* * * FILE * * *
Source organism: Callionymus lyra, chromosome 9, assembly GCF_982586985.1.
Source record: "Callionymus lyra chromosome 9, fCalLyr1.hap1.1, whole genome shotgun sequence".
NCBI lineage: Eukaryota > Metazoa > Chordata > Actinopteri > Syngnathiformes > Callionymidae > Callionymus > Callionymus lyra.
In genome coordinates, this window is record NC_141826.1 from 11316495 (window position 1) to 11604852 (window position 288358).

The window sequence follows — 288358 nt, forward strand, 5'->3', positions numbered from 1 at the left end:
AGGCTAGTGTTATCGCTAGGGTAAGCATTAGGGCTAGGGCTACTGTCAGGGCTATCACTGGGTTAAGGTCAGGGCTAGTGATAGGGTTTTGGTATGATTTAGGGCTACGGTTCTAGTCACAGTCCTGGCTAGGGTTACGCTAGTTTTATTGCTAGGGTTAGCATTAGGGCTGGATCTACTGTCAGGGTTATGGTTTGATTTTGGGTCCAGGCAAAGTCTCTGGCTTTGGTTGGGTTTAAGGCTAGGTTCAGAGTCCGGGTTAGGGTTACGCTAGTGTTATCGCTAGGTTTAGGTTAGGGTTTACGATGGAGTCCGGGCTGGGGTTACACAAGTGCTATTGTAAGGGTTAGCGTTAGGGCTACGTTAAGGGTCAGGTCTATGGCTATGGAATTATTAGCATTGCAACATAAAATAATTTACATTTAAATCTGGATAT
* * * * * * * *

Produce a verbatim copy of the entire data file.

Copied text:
Source organism: Callionymus lyra, chromosome 9, assembly GCF_982586985.1.
Source record: "Callionymus lyra chromosome 9, fCalLyr1.hap1.1, whole genome shotgun sequence".
NCBI lineage: Eukaryota > Metazoa > Chordata > Actinopteri > Syngnathiformes > Callionymidae > Callionymus > Callionymus lyra.
In genome coordinates, this window is record NC_141826.1 from 11316495 (window position 1) to 11604852 (window position 288358).

The window sequence follows — 288358 nt, forward strand, 5'->3', positions numbered from 1 at the left end:
AGGCTAGTGTTATCGCTAGGGTAAGCATTAGGGCTAGGGCTACTGTCAGGGCTATCACTGGGTTAAGGTCAGGGCTAGTGATAGGGTTTTGGTATGATTTAGGGCTACGGTTCTAGTCACAGTCCTGGCTAGGGTTACGCTAGTTTTATTGCTAGGGTTAGCATTAGGGCTGGATCTACTGTCAGGGTTATGGTTTGATTTTGGGTCCAGGCAAAGTCTCTGGCTTTGGTTGGGTTTAAGGCTAGGTTCAGAGTCCGGGTTAGGGTTACGCTAGTGTTATCGCTAGGTTTAGGTTAGGGTTTACGATGGAGTCCGGGCTGGGGTTACACAAGTGCTATTGTAAGGGTTAGCGTTAGGGCTACGTTAAGGGTCAGGTCTATGGCTATGGAATTATTAGCATTGCAACATAAAATAATTTACATTTAAATCTGGATAT